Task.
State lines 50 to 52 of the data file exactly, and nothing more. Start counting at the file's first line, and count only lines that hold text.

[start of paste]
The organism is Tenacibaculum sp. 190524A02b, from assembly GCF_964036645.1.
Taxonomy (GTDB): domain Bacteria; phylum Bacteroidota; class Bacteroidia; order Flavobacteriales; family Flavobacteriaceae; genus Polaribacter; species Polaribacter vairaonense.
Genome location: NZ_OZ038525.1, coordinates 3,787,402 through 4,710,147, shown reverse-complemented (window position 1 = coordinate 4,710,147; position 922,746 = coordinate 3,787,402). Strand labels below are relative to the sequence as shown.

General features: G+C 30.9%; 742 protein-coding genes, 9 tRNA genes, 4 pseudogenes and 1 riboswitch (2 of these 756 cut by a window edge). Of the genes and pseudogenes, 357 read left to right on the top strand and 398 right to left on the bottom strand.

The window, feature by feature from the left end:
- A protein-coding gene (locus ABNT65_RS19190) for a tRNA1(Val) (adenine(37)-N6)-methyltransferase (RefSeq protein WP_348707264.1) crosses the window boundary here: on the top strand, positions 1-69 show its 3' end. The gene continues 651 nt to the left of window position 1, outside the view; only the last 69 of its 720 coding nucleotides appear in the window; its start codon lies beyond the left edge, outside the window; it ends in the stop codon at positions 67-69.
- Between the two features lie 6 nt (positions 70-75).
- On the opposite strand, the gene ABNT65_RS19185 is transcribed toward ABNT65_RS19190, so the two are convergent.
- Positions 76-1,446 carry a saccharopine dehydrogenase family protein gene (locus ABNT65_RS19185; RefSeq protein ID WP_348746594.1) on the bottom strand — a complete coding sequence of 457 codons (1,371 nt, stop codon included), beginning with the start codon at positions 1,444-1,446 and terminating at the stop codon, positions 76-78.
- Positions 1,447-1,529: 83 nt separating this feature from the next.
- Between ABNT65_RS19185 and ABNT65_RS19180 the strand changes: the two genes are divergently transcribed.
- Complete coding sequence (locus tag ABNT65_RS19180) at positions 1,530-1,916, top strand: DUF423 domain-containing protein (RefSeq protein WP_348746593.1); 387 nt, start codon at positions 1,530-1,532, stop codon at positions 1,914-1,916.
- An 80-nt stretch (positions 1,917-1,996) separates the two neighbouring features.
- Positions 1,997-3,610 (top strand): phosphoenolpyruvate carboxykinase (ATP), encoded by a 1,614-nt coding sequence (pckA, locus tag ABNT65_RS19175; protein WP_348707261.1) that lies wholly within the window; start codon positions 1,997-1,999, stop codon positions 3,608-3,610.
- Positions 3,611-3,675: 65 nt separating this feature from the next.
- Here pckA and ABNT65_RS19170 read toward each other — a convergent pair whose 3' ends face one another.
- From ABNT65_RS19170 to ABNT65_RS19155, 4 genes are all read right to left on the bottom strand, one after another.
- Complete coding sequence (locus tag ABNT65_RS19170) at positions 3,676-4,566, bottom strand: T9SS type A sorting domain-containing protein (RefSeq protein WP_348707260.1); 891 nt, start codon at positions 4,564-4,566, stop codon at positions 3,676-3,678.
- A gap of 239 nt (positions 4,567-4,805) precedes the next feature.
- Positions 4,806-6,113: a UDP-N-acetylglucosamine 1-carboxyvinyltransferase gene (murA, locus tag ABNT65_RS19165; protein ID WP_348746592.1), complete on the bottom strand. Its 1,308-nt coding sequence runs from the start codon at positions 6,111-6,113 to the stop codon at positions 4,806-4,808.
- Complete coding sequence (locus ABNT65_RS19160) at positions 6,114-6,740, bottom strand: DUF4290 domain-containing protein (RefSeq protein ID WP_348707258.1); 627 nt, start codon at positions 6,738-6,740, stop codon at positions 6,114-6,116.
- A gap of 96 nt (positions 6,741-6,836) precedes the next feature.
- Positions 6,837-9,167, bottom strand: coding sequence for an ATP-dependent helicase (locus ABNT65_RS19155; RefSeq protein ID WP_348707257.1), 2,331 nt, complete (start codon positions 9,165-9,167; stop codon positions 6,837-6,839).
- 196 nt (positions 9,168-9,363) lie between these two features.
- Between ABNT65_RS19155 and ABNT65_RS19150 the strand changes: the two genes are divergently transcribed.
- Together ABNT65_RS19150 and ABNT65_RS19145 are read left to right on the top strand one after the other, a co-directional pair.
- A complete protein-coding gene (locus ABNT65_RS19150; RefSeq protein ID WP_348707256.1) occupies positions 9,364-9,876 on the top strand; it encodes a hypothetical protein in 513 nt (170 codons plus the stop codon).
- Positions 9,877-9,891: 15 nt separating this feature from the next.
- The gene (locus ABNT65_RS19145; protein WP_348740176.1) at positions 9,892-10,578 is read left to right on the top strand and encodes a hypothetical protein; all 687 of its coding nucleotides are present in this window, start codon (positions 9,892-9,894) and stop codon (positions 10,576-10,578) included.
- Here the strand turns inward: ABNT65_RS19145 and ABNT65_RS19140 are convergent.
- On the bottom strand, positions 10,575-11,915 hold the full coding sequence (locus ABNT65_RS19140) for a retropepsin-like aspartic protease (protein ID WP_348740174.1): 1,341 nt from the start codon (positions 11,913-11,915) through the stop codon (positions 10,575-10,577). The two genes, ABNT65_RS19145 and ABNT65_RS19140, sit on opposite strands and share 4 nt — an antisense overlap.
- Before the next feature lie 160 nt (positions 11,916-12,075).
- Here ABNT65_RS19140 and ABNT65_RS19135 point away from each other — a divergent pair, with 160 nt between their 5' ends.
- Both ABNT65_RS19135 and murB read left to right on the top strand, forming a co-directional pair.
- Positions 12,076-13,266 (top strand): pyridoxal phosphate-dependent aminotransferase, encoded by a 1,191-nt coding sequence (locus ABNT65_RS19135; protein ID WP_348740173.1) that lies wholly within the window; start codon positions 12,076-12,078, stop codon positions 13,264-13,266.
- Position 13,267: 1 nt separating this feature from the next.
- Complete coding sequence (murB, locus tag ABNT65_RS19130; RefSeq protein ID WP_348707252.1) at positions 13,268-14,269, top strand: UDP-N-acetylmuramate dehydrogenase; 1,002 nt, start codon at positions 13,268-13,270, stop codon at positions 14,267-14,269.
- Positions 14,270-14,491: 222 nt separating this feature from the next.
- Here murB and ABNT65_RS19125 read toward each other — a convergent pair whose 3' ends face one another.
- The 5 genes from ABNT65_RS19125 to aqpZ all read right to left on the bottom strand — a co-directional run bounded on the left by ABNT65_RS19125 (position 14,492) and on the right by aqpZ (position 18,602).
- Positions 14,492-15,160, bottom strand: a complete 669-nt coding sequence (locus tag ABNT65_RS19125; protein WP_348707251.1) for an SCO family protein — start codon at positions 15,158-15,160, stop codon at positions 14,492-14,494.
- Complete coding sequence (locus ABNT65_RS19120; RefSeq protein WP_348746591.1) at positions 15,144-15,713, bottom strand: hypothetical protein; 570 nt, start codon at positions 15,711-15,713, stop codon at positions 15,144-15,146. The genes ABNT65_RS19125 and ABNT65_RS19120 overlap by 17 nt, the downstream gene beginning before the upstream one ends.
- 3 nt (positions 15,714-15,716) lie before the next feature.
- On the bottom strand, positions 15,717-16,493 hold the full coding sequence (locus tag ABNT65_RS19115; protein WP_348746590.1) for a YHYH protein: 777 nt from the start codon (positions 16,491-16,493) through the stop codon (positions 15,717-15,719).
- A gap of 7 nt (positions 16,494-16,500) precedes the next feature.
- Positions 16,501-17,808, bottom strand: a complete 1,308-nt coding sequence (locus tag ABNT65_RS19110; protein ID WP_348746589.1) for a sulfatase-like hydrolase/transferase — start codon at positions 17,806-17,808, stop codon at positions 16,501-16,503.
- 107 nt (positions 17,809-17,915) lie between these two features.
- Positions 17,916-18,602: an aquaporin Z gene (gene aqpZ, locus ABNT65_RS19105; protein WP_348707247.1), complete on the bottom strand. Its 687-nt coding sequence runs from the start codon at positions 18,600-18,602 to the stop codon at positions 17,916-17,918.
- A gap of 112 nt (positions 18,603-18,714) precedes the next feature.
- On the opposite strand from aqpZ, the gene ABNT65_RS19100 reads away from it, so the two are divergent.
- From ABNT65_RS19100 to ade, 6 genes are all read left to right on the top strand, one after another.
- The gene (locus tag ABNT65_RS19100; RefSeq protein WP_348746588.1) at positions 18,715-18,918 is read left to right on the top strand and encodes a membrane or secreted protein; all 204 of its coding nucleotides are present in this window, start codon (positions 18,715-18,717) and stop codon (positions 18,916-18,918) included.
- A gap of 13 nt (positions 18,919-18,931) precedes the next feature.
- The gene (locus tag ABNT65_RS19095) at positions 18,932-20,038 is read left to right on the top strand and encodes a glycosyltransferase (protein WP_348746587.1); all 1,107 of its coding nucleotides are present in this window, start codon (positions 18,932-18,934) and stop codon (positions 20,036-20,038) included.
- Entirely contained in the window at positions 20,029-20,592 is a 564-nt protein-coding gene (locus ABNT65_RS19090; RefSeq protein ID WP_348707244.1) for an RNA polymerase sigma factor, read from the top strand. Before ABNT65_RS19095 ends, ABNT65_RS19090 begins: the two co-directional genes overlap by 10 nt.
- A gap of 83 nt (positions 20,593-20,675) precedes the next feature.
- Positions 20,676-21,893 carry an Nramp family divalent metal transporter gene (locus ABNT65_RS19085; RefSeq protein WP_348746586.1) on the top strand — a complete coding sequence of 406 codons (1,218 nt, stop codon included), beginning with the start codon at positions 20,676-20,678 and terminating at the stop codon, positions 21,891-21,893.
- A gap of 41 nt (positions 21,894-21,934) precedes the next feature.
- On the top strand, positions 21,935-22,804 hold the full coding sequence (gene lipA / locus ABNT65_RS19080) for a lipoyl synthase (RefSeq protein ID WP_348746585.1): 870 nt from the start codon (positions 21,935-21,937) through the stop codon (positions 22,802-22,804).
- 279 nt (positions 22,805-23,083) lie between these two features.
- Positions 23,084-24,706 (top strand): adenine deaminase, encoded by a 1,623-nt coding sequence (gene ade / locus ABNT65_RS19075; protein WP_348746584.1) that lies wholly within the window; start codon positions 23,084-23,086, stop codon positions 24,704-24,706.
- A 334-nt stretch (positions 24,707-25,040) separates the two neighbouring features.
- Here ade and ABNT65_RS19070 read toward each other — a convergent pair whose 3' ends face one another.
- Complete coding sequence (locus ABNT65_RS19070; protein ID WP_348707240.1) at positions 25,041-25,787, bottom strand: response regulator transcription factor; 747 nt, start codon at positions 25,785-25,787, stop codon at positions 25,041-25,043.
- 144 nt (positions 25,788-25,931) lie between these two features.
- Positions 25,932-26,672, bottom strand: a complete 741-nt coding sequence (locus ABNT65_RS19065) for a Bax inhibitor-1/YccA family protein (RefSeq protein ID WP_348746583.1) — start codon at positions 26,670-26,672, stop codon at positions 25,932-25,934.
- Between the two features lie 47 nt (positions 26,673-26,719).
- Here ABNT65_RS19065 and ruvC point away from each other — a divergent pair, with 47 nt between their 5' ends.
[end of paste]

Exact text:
- On the opposite strand from aqpZ, the gene ABNT65_RS19100 reads away from it, so the two are divergent.
- From ABNT65_RS19100 to ade, 6 genes are all read left to right on the top strand, one after another.
- The gene (locus tag ABNT65_RS19100; RefSeq protein WP_348746588.1) at positions 18,715-18,918 is read left to right on the top strand and encodes a membrane or secreted protein; all 204 of its coding nucleotides are present in this window, start codon (positions 18,715-18,717) and stop codon (positions 18,916-18,918) included.